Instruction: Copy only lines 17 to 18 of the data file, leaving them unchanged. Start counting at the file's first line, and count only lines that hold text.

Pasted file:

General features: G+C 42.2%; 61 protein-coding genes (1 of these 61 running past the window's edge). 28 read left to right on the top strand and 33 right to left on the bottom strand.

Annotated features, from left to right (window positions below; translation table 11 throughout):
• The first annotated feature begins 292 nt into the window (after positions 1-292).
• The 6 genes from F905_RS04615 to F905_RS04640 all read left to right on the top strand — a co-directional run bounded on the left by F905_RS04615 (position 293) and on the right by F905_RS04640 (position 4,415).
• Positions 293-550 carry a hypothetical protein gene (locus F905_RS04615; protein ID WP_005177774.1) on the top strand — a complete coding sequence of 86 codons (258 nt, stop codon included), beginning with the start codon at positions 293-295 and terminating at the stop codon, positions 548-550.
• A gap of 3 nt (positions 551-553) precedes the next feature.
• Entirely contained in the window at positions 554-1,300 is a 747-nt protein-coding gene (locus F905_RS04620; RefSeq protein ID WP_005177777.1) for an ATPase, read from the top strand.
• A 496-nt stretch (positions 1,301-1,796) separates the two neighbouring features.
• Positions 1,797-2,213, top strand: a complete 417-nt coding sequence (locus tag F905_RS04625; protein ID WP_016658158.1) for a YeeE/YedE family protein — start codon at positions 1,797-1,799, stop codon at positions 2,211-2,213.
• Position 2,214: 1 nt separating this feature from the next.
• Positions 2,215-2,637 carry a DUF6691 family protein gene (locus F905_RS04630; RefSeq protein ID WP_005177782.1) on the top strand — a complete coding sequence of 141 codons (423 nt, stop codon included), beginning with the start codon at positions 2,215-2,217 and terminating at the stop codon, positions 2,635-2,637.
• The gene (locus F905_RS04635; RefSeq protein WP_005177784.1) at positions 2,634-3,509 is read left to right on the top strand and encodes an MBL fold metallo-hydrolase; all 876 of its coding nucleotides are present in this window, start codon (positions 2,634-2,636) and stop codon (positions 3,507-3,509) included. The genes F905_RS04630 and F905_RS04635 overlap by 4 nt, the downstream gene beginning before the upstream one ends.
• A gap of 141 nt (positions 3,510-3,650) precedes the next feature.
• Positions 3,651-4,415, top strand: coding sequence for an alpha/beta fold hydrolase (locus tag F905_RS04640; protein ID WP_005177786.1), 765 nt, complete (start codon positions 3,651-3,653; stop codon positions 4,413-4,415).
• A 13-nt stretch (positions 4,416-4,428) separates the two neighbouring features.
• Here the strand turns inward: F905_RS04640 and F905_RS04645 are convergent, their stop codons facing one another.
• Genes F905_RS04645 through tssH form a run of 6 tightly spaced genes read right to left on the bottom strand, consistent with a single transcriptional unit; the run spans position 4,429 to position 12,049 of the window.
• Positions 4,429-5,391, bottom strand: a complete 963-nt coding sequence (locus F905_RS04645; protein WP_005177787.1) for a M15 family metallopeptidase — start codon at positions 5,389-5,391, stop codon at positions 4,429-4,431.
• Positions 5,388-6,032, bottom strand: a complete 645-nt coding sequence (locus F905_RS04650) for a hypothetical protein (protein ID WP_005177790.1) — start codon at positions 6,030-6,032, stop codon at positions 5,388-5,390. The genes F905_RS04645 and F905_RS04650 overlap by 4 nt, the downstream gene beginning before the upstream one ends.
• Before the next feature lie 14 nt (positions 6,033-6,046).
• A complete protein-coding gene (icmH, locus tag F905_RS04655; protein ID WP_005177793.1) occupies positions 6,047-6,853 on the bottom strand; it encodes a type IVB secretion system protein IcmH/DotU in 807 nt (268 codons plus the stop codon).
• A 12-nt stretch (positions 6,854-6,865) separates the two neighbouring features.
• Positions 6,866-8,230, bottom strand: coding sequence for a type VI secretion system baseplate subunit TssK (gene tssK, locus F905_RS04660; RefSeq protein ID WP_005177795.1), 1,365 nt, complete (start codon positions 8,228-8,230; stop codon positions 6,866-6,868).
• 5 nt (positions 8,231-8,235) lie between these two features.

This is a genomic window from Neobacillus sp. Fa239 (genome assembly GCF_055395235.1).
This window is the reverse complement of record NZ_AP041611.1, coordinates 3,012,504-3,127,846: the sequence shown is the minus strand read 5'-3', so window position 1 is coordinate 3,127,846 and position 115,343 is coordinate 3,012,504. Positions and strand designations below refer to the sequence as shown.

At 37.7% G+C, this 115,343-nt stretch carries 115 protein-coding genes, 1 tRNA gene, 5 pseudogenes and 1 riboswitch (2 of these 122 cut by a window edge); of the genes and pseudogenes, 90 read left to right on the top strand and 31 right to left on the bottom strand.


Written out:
• Genes F905_RS04645 through tssH form a run of 6 tightly spaced genes read right to left on the bottom strand, consistent with a single transcriptional unit; the run spans position 4,429 to position 12,049 of the window.
• Positions 4,429-5,391, bottom strand: a complete 963-nt coding sequence (locus F905_RS04645; protein WP_005177787.1) for a M15 family metallopeptidase — start codon at positions 5,389-5,391, stop codon at positions 4,429-4,431.